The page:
OF THREE WHO DIED

Posted on December 22, 2011

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This past week, two heads of state died.

 

But that’s where the similarities end. Indeed, the contrasts between these two heads of state scream so loudly that the whole world must but hear. It is this constrast between them that we must pay serious heed to if we as nations in this world are to see through our remaining years with some practical semblance of freedom and justice.

 

One fought against and suffered under soviet communist rule (1945-1989) and became the first president of Czechoslovakia in the aftermath of the bloodless 1989 Velvet Revolution which saw the end of repressive rule; the other succeeded his father as president to perpetrate a hardline authoritarian rule.

 

One lived, worked and fought for himself and his people to be freed from iron rule; the other conspired to ensure that the people will still stay unfree, the better to scare, manipulate and domesticate.

 

One was a poet, playwright, and a writer of treatise with such titles as The Power of the Powerless (1985), Living in Truth (1986), Towards a Civil Society (1994). The other was written about by his state-controlled media in some such fashion: “… a spring of prosperity under socialism will surely come to the country thanks to the patriotic devotion of Kim Jong-il who blocked the howling wind of history till the last moments of his life”, when in reality, the nation with the world’s fourth largest army with a reported annual budget of US$6 billion has been for these past many years seen the ravages of famine among so many of its people. ( The same state press agency also reported that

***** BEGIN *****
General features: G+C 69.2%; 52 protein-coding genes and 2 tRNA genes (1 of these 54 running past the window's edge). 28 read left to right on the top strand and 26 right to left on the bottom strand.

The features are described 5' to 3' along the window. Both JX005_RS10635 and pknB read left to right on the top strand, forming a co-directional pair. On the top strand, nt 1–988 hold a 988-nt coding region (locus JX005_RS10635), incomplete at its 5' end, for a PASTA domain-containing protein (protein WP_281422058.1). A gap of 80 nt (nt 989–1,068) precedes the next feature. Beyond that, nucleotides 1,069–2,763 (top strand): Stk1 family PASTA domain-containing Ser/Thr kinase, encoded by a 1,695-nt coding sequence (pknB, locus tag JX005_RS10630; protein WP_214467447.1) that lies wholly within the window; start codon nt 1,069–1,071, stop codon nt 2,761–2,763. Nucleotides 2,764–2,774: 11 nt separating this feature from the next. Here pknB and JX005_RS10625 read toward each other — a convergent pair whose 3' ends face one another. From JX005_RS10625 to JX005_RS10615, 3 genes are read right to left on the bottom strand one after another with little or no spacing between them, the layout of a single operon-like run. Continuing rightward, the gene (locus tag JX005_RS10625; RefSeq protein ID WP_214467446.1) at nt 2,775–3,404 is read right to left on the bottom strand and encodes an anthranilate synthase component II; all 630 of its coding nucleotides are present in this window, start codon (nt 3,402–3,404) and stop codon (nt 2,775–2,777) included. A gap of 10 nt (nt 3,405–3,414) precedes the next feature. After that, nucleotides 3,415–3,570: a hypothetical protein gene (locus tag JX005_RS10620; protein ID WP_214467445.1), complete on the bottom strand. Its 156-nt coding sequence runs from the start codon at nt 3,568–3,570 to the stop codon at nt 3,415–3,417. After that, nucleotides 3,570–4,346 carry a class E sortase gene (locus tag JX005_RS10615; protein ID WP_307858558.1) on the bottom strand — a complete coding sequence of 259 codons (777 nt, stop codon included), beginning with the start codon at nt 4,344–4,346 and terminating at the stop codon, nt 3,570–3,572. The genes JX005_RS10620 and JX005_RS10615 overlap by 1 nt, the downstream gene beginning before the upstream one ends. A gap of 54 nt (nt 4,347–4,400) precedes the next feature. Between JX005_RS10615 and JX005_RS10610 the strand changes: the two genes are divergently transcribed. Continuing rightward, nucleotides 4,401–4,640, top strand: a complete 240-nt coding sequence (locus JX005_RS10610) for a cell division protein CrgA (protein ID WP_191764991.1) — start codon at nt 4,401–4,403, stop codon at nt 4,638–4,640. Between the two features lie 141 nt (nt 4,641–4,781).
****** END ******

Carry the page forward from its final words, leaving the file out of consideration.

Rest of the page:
“… in 1994, the Dear Leader of the Democratic People’s Republic of North Korea picked up a golf club for the very first time, and – as witnessed by 17 security guards- shot a smooth 38-under-par round of 34, including 11 holes-in-one.”)

 

One would be farewelled by his family and his people and then buried; the other “will likely be embalmed and put on display as a lasting reminder of the bloodline of the family that founded one of the world’s most reclusive states.”

 

In a sense, this sharp contrast between these two departed heads of state presents a kind of microcosm of political leadership intentions and styles in the world of human beings. In recent history, both nations were in fact in much the same boat; both societies were suppressed and repressed with the power elites in complete command of the political, economic and military institutions and the people were mere tools of the state, to do as the power elites desire, plan and implement.  Then in 1989, one of these two nations saw the people wresting back their freedom in a largely bloodless revolution. But up till this day, the other nation remains resolutely in the same situation since the partitioning of the Korean Peninsula after the Korean War of 1950–53.

 

The human struggle is between freedom and control, participation and monopolization, truth and dissimulation, integrity and dishonesty. In the political process, the purpose should not be the formation and consolidation of power elites or the monopoly of political and economic processes and resources. The governing authorities are not the masters but servants of the people of a given nation.